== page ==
Frankie Foster advises followers not to take diet supplements

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Supplements in all their forms promise a different set of health benefits. Evidence is growing, however, that some vitamins and minerals warrant caution. When taken at high doses, certain supplements can have unfavourable effects. In one study, a common vitamin was linked to a doubled risk of kidney stones.

Vitamin C is key for the maintenance and reparation of connective tissues, skin and bones.

Supplementation with the nutrient is considered some of the safest and most effective.

According to The Harvard T.H. Chan School Of Public Health (HSPH), however, megadoses of vitamin C can elicit toxic reactions.

These reactions have included reports of diarrhoea, or history of stones, increased levels of uric acid, and increased formation of kidney stones in those with existing kidney disease or history of stones.

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The NHS explains that kidney stones can develop in one or both kidneys and most often affect people aged 30 to 60.

The health body continues: “They’re quite common, with more than one in 10 people affected. Kidney stones are usually found in the kidneys or in the ureter, the tube that connects the kidneys to your bladder.

“They are extremely painful, and can lead to kidney infections or the kidney not working properly if left untreated.”

In one 2013 study, researchers established that men who took high doses of vitamin C supplements doubled their risk of forming kidney stones.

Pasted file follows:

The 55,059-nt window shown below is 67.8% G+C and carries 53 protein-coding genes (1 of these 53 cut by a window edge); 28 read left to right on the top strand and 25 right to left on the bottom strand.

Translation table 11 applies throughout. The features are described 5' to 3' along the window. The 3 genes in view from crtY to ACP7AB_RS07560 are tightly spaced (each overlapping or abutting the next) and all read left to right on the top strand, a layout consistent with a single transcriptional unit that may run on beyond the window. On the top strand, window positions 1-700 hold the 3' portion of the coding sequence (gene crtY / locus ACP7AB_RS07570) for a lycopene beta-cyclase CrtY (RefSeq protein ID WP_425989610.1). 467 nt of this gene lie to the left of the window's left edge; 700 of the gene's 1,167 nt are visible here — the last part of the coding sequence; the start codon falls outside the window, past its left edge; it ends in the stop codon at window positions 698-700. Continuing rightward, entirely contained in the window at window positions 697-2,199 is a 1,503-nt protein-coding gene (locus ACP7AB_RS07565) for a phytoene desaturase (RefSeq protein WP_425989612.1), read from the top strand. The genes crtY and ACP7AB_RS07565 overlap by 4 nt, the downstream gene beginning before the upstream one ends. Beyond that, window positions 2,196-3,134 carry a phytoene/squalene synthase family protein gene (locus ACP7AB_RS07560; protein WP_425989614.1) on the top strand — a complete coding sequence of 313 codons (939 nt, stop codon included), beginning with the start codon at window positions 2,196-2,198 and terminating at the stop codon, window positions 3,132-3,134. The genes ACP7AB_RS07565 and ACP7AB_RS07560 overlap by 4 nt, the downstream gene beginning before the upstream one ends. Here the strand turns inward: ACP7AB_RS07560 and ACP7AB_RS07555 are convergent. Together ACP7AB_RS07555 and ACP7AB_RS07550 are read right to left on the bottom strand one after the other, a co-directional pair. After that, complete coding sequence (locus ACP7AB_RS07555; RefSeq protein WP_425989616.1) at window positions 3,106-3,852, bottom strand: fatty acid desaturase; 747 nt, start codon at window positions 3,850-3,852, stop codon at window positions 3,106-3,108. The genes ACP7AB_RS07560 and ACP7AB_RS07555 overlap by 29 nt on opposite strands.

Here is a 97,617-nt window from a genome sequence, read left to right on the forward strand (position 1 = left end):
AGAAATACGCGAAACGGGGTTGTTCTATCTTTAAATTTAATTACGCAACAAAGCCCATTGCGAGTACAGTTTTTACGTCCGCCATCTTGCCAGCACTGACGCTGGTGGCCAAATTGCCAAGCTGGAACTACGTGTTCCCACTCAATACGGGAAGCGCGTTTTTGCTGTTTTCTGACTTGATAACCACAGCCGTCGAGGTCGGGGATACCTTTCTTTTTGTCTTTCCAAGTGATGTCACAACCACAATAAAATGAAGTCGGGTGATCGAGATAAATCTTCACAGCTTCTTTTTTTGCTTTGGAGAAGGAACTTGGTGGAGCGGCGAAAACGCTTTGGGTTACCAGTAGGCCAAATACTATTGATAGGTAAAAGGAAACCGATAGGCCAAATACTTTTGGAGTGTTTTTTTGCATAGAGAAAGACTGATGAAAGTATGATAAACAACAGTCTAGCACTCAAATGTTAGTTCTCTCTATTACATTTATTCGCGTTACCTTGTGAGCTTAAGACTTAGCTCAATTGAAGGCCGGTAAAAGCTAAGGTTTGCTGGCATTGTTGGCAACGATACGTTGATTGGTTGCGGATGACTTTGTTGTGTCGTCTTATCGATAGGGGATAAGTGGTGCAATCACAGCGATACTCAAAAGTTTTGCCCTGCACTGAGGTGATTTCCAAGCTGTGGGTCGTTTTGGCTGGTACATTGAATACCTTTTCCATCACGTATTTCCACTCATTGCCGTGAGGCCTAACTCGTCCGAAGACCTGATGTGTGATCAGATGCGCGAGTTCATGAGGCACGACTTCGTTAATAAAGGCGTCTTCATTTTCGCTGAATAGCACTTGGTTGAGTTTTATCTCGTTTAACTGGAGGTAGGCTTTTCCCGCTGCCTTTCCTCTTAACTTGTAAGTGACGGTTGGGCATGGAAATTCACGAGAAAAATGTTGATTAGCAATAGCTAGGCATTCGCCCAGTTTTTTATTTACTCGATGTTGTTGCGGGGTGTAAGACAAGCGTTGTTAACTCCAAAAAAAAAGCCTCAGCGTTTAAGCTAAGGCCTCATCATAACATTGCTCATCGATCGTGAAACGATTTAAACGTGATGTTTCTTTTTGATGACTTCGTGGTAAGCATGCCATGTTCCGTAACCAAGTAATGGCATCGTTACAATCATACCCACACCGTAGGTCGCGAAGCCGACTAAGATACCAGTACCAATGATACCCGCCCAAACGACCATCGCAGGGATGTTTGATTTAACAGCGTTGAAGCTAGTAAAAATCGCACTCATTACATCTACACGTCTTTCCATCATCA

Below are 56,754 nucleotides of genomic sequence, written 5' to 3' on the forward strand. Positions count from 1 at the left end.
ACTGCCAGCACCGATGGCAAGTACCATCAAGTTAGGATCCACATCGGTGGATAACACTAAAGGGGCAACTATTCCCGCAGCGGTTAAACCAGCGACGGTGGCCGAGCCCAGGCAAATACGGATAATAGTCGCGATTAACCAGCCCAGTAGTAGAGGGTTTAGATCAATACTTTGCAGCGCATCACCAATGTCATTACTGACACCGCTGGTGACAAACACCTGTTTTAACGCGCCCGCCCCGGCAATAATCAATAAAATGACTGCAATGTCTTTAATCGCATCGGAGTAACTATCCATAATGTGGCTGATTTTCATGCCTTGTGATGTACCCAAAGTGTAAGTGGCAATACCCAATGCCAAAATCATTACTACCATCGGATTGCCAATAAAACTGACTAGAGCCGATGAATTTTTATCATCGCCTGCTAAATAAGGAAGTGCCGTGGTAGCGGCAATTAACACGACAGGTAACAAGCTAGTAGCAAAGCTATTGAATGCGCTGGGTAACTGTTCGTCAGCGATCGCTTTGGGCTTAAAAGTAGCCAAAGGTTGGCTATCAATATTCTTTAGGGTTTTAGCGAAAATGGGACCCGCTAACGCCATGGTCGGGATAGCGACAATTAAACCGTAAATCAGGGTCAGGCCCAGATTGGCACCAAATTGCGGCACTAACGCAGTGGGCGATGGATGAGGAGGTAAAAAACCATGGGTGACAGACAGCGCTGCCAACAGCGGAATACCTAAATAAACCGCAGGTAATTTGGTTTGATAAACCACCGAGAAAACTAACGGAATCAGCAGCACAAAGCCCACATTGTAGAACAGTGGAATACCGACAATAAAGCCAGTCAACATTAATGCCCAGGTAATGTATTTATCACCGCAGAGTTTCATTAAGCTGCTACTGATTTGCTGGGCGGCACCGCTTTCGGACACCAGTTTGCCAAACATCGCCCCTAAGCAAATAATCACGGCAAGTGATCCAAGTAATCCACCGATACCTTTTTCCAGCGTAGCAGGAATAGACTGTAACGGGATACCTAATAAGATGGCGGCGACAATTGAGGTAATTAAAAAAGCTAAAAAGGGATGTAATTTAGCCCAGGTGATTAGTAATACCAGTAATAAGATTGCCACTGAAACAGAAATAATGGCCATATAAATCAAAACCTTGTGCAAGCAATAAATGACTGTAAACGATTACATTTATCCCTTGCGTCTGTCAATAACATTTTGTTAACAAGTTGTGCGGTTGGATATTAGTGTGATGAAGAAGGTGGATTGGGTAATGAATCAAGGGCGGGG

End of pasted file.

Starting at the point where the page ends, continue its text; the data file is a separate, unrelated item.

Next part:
The medical paper, published in JAMA Internal Medicine, looked at the effects of vitamin C supplementation on 23,000 Swedish men.

Over a period of 11 years, about two percent of the men developed kidney stones, and those who reported taking the supplements were twice as likely to experience kidney stones.

The use of a standard multivitamin, on the other hand, didn’t boost the risk.

The researchers wrote: “In conclusion, our results indicate the high-dose ascorbic acid supplements – one of the most commonly used vitamin preparations – are associated with a dose-dependent two-fold increased risk of kidney stone formation among men.”

The researchers did note that their findings needed to be confirmed by other studies but could have important implications for clinical advice given to kidney stone patients.

According to Doctor Robert H. Fletcher, emeritus professor of ambulatory care and prevention at Harvard Medical School, if there truly was a cause-effect relationship, that would mean one in every 680 people who take high-dose vitamin C would develop kidney stones.

Doctor Fletcher noted: “This is not an insignificant risk, but more to the point, is an additional risk worthwhile if high-dose ascorbic acid is not effective.”

A previous study conducted at the Harvard School of Public Health had drawn a similar connection in their study.

To minimise the risk of kidney stones, the National Institutes of Health recommends adults limit their intake of vitamin C to 2,000 mg per day.

However, the HSPH explains: “Studies have shown that sorption of vitamin C decreases to less than 50 percent when taking amounts greater than 1000 mg.”

Food dietary sources of vitamin C, which include red peppers, papaya and citrus fruits, are deemed safe, however.

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